Response to British Phone-Hacking Scandal Sets New Standard, Says W&L Professor
Media magnate Rupert Murdoch’s decision to shut down the British tabloid News of the World in the wake of the phone-hacking scandal sets a whole new standard for the response to a newspaper’s ethical lapse, according to Edward Wasserman, media ethics professor at Washington and Lee University.
“It’s the first time I’ve ever seen ethical breaches have this kind of strategic consequence,” Wasserman said, the Knight Professor of Journalism Ethics at W&L. “It’s a remarkable story. I’ve never seen a news organization go down in flames because it did wrong. By and large, they clean house, punish a few people, grovel to their readers, and then they go on.”
Murdoch announced he would close the 168-year-old tabloid, Britain’s best-selling newspaper, following allegations that reporters bribed police officers for information and hacked into voice-mail messages.
“This was a tremendously harmful and painful and scandalous bit of misbehavior,” said Wasserman. “It provoked an enormous expression of public revulsion over intrusive and callous disregard for the harms that could be done. These are, front and center, issues of professional ethics in journalism.”
Wasserman said that in some respects, the wonder is it took so long for the British public’s outrage to take hold. For years, he said, the reporters were undoubtedly engaging in such unethical behaviors. But the targets were rarely ordinary citizens; more often, they were members of the royal family or other famous individuals.
“It was never clear how private conversations of Prince Charles were acquired, but it can’t have been by legitimate means,” Wasserman said. “But there was not any outrage as long as ordinary people weren’t getting skewered. Then there was the case of the murdered schoolgirl whose messages were hacked and even erased. That changed everything.”
The British press, Wasserman said, has always operated with a much looser set of ethical guidelines than the U.S. press. And the British press has long viewed the U.S. media as being docile and much too worried about angering people in power. The U.S. media frowns upon a reporter bribing one’s way into a hotel or posing as an employee to gain entrance to a hospital. The British media, however, routinely engage in such behavior, he added.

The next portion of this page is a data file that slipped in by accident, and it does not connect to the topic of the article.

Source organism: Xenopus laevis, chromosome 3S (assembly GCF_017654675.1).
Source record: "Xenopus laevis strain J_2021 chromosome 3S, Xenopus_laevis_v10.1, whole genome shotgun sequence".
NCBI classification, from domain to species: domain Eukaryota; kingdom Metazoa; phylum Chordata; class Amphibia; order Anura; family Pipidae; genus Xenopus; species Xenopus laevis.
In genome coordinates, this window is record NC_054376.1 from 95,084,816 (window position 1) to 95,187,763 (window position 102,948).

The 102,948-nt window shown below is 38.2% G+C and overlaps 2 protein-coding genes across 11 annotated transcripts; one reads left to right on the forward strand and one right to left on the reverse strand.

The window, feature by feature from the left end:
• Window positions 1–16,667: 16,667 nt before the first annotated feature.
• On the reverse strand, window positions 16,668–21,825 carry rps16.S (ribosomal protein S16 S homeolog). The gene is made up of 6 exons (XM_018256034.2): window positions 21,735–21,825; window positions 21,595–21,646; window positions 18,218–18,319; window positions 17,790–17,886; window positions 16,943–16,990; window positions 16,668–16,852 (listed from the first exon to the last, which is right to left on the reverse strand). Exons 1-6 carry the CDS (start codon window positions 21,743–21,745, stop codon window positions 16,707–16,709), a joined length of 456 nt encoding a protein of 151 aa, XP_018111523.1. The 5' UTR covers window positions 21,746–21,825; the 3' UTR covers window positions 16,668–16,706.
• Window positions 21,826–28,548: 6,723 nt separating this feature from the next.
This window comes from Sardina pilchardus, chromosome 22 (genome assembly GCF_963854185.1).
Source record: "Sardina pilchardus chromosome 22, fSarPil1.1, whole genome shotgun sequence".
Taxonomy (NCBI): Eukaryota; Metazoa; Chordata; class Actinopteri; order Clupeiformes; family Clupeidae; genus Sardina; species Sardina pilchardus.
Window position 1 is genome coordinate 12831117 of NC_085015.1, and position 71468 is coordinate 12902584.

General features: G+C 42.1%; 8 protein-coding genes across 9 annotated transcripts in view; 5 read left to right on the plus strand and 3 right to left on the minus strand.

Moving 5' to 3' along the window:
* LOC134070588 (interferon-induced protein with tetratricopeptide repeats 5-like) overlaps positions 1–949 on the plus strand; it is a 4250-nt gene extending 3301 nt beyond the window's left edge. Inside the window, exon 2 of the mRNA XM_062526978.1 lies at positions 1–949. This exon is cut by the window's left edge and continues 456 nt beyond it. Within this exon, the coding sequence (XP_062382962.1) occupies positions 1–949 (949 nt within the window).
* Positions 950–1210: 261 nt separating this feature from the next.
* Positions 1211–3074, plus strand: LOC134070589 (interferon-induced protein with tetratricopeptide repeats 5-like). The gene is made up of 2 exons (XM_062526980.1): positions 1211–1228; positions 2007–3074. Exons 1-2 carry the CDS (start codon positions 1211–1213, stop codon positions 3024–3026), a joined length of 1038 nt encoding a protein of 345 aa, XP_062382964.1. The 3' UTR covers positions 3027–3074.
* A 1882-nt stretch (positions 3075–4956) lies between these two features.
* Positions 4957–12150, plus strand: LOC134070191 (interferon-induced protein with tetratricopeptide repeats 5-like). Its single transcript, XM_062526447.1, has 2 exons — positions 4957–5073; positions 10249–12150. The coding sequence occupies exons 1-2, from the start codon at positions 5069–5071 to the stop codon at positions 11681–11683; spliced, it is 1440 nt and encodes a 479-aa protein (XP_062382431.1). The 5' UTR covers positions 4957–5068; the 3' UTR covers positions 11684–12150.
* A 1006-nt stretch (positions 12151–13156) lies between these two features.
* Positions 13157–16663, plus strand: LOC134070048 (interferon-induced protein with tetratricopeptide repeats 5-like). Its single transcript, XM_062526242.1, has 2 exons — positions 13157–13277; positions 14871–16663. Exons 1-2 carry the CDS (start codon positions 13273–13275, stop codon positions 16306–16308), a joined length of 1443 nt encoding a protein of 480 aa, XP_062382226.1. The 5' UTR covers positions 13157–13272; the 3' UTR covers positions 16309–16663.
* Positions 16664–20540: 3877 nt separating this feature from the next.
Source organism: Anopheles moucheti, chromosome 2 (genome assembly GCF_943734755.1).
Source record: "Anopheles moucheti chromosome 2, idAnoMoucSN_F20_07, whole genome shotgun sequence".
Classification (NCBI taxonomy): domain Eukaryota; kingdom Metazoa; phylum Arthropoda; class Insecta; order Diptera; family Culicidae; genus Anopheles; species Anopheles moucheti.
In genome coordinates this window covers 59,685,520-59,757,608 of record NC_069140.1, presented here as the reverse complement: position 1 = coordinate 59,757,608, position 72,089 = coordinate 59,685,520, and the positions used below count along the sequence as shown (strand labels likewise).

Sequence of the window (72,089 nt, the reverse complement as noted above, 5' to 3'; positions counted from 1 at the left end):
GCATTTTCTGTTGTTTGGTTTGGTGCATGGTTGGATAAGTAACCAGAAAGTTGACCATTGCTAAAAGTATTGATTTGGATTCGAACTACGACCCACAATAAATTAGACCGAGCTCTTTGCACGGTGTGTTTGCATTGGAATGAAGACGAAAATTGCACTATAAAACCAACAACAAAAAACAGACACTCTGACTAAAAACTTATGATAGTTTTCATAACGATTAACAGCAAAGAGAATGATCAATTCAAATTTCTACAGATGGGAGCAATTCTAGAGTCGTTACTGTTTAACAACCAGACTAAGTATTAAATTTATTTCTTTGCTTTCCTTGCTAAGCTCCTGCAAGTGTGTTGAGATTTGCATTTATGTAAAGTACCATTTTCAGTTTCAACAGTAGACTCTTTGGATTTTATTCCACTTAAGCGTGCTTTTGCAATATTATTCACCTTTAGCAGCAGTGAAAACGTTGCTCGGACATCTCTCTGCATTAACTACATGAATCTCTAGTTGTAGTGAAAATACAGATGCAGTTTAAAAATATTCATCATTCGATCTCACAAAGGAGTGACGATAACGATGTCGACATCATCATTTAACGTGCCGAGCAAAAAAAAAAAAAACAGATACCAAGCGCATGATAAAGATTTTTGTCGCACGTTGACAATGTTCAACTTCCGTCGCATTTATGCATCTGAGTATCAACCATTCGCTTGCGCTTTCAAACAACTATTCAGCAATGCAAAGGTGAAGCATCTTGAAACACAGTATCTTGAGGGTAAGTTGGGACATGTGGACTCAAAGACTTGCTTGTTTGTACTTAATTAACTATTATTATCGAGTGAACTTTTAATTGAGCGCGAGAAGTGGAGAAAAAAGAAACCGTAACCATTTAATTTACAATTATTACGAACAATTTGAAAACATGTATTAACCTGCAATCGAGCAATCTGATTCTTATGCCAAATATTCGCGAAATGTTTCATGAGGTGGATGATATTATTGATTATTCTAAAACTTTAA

Given those differences in media culture, Wasserman said, the decision to shutter the tabloid in response to these ethical breaches make it clear how far over the line the journalists had gone.
“There are other ripples to the story, of course,” he added. “There’s every reason to suspect that the scandal has given News Corp. a pretext to close a property that made less and less sense in terms of its UK market strategy, since a substantial part of the newspaper’s readership is likely to be recaptured by Murdoch’s Sun, another downmarket tablolid, which would then start publishing Sundays as well as weekdays.
“I think Murdoch’s issues with his U.S. media properties (the Wall Street Journal, Fox News and the New York Post) are likely to be more political. The people at his company, News Corp., are mindful that they have some vulnerability here. So one of the reason that they moved so quickly and harshly was to stop the rot and make as powerful a statement as possible that they disapproved of what’s going on.”
Wasserman believes the scandal will strongly affect the world’s media, and that reporters who might have been tempted to dabble in such activities will recognize the potential ramifications.
At the same time, he noteed that cell-phone hacking does point to many unresolved issues related to new communications media.
“What was done in the News of the World case was so clearly over the line that it doesn’t seem, initially, to have that many lessons,” said Wasserman. “But there are some gray areas to consider. Should a reporter, for instance, log on to a person’s Facebook page, misrepresent himself or herself by using somebody else’s sign-on, to gather information? This is one of those instances where there is a certain amount of deception, but it’s not as transparently wrong as, say, wire-tapping somebody, which is plainly illegal.
“There are other areas of new media that open up where lesser degrees of deception are involved and where it’s not clearly against the law.”